From Mommy Underground August 2017
It is common knowledge that government agencies kick the can down the road and make strategic decisions affecting everyday Americans.
There are literally hundreds of agencies and government offices conducting studies which are created with the purpose of informing Americans on health and safety.
But many studies and reports are buried, sidetracked, or delayed for political motivations, and the latest report to be put on the back burner will shock American parents.
The EPA has been conducting scientific research for years on the dangers of environmental pollutants and their effects on our children.
These toxic substances may be found in playgrounds, daycare centers, and schools, so why hasn’t the report been released to the public?
NBC News reported:
A landmark Environmental Protection Agency report concluding that children exposed to toxic substances can develop learning disabilities, asthma and other health problems has been sidetracked indefinitely amid fierce opposition from the chemical industry.
America’s Children and the Environment, Third Edition, is a sobering analysis of the way in which pollutants build up in children’s developing bodies and the damage they can inflict.
The report is unpublished, but was posted on EPA’s website in draft form in March 2011, marked “Do not Quote or Cite.” The report, which is fiercely contested by the chemical industry, was referred to the White House Office of Management and Budget (OMB), where it still languishes.
For the first time since the ACE series began in 2000, the draft cites extensive research linking common chemical pollutants to brain damage and nervous system disorders in fetuses and children.
It also raises troubling questions about the degree to which children are exposed to hazardous chemicals in air, drinking water and food, as well exposures in their indoor environments – including schools and day-care centers – and through contaminated lands.
The unreleased report cites hundreds of studies on the correlation between pollutants and their effect on children’s development, including dangers to children in the womb and infants who breastfeed and pick up toxins in their mother’s milk.
Despite supposed government regulations to the contrary, contamination can be found in playground equipment and ground coverings, building materials, and the water supply.
Nothing in government moves unless it is pushed, so although these substances may be banned, agencies have dragged their feet in releasing information to parents or in implementing regulations to repair or replace areas of toxic contamination.
NBC News reported:
Among other findings, the report links numerous substances to ADHD, including certain widely available pesticides; polychlorinated biphenyls (PCBs), which were banned in 1979 but are still present in products made before then and in the environment; certain polybrominated diphenyl ethers (PBDEs), used as flame retardants; and methyl mercury, a toxic metal that accumulates in larger fish, such as tuna. The draft also cites children’s exposure to lead, particularly from aging lead water pipes, as a continuing problem.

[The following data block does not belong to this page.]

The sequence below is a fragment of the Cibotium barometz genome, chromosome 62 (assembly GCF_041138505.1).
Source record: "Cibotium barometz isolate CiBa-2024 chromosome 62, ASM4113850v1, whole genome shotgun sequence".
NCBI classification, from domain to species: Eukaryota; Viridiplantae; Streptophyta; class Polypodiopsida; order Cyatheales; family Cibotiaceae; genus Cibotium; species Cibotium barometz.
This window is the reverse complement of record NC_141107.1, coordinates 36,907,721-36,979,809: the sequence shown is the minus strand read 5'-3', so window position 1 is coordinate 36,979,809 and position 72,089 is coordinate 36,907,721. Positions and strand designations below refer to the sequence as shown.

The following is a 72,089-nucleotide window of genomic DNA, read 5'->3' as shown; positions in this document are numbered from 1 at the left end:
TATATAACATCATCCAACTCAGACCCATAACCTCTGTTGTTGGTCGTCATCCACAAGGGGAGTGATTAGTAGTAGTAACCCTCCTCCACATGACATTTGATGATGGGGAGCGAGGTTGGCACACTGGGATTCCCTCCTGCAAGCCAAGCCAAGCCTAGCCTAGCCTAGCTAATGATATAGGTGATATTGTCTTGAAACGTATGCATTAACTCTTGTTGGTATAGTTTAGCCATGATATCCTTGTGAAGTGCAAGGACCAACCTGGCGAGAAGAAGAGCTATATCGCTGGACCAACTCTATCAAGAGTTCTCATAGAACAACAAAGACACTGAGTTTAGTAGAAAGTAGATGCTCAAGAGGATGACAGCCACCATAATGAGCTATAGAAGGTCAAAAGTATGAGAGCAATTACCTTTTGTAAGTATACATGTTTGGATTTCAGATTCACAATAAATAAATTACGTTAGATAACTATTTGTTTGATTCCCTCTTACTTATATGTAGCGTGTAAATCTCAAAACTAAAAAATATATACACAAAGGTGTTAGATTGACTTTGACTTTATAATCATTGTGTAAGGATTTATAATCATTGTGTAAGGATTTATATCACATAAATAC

Among the other widespread contaminants linked to learning disabilities is perchlorate, a component of rocket fuel, fireworks and other industrial products, which has polluted water around the country. The Department of Defense, which wants to avoid paying to clean it up, is alarmed by research showing that the chemical interferes with thyroid function and otherwise damages the nervous system, according to R. Thomas Zoeller, a biology professor at the University of Massachusetts Amherst, and an expert on perchlorate.
Those who conducted the studies cited the 2016 elections as a reason for tabling the report.
Because the studies were conducted by Obama-era agencies, findings were held in order to prevent any political repercussions in electing another Democrat president.
So, why is this vital report still being tabled?
Many government agencies are still overrun with Obama appointees, and they know the reaction of the American people to the findings will be severe.
New agency appointees under President Trump are pushing to have the report released to prevent any further danger to our nation’s children, but for now, there is no determined release date.
NBC News concluded:
The Executive Order gives OMB up to 60 days to review such proposals — although it allows for extensions. In practice, OMB has missed numerous such deadlines. But the ACE report, which is not a proposed regulation, falls into a gray area.
“If it’s not a rule, I don’t know what it’s doing there,” Steinzor said. “And even if it were a rule, there would be a deadline and they’d be violating it.”
The report should be released now, she said, “because to protect children adequately we need all the information we can get… I guess I understand why there was great anxiety and paranoia before the election … (but) why would you not do it now? It’s sad that things have gotten so polarized that we’re afraid to release scientific information.”
For the time being, parents should do their own research and be vigilant about exposing their children to these substances, especially if they spend a great deal of time playing on older equipment or attend school or daycare in an older building.
In typical government fashion, it is up to us as parents to be an advocate for our children.